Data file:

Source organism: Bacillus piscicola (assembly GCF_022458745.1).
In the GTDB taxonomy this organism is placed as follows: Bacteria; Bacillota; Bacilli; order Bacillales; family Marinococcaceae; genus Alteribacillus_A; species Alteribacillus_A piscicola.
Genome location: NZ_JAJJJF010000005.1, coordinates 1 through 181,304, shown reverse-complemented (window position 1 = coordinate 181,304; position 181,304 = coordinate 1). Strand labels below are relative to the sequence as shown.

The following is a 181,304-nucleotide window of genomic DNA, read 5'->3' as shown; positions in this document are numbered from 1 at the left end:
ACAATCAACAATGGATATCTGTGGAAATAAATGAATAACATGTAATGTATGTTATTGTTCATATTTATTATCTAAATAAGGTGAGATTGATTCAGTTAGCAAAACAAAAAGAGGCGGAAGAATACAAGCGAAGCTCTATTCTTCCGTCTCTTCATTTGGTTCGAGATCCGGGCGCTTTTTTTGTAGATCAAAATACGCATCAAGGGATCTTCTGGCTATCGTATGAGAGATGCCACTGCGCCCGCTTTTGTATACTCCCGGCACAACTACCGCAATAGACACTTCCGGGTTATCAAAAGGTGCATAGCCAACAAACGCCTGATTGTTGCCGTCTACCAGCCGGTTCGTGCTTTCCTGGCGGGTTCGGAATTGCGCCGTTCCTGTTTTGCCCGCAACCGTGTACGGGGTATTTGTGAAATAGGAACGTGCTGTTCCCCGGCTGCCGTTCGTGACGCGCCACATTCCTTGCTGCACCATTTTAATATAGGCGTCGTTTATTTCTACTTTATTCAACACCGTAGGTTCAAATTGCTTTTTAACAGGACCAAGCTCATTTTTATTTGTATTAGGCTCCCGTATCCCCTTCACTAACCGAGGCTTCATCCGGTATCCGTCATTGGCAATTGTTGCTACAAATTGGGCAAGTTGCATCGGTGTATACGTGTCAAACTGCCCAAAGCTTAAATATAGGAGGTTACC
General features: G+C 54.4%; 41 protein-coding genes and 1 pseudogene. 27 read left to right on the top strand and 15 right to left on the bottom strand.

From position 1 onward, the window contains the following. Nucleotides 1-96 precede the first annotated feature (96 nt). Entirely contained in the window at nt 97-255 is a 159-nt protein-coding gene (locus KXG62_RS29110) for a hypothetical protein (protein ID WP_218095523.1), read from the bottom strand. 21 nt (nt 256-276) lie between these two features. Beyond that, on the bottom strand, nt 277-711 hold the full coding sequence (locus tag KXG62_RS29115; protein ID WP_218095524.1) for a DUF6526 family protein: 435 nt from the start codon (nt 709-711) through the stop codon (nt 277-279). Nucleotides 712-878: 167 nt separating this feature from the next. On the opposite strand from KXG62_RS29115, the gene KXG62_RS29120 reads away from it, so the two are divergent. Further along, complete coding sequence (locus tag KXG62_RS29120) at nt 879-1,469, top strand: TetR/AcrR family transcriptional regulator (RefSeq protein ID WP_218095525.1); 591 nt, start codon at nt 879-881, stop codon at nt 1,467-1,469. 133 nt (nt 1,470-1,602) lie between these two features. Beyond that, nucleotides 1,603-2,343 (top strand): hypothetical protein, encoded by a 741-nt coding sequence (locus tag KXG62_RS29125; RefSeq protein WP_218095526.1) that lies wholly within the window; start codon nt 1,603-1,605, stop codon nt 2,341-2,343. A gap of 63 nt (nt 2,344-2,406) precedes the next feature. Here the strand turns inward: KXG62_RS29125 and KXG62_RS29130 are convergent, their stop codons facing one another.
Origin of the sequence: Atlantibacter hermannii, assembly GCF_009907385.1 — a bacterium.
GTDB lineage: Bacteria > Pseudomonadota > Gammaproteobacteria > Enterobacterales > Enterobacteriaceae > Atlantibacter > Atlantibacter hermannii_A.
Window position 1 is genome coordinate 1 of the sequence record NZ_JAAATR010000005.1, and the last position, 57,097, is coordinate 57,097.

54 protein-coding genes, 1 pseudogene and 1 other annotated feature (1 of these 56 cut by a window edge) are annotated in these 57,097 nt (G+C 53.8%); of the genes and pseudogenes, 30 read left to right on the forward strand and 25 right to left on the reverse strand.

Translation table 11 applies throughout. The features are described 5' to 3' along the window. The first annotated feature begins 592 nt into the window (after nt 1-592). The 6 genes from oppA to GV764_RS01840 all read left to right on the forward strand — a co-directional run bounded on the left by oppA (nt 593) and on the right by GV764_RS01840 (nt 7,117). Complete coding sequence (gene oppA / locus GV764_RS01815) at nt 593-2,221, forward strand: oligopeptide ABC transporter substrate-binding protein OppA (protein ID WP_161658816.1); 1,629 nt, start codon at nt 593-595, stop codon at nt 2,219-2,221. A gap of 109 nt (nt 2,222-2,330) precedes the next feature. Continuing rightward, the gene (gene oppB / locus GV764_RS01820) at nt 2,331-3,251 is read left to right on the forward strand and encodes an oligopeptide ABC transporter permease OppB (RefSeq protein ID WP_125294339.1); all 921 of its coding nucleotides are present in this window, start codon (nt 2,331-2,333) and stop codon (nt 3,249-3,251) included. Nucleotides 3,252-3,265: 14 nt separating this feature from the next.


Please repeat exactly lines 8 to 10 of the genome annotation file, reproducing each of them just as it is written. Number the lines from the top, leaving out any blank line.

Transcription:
Origin of the sequence: Atlantibacter hermannii, assembly GCF_009907385.1 — a bacterium.
GTDB lineage: Bacteria > Pseudomonadota > Gammaproteobacteria > Enterobacterales > Enterobacteriaceae > Atlantibacter > Atlantibacter hermannii_A.
Window position 1 is genome coordinate 1 of the sequence record NZ_JAAATR010000005.1, and the last position, 57,097, is coordinate 57,097.